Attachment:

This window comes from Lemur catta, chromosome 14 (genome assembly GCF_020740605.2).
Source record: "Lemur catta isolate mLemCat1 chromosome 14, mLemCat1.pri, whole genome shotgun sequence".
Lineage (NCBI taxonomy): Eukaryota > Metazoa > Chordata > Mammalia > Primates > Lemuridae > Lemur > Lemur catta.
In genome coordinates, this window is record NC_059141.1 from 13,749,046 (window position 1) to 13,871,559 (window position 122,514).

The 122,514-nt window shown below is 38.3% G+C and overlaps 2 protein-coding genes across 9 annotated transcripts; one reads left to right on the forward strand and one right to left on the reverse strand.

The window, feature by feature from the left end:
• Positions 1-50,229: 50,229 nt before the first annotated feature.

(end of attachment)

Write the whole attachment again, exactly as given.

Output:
This window comes from Lemur catta, chromosome 14 (genome assembly GCF_020740605.2).
Source record: "Lemur catta isolate mLemCat1 chromosome 14, mLemCat1.pri, whole genome shotgun sequence".
Lineage (NCBI taxonomy): Eukaryota > Metazoa > Chordata > Mammalia > Primates > Lemuridae > Lemur > Lemur catta.
In genome coordinates, this window is record NC_059141.1 from 13,749,046 (window position 1) to 13,871,559 (window position 122,514).

The 122,514-nt window shown below is 38.3% G+C and overlaps 2 protein-coding genes across 9 annotated transcripts; one reads left to right on the forward strand and one right to left on the reverse strand.

The window, feature by feature from the left end:
• Positions 1-50,229: 50,229 nt before the first annotated feature.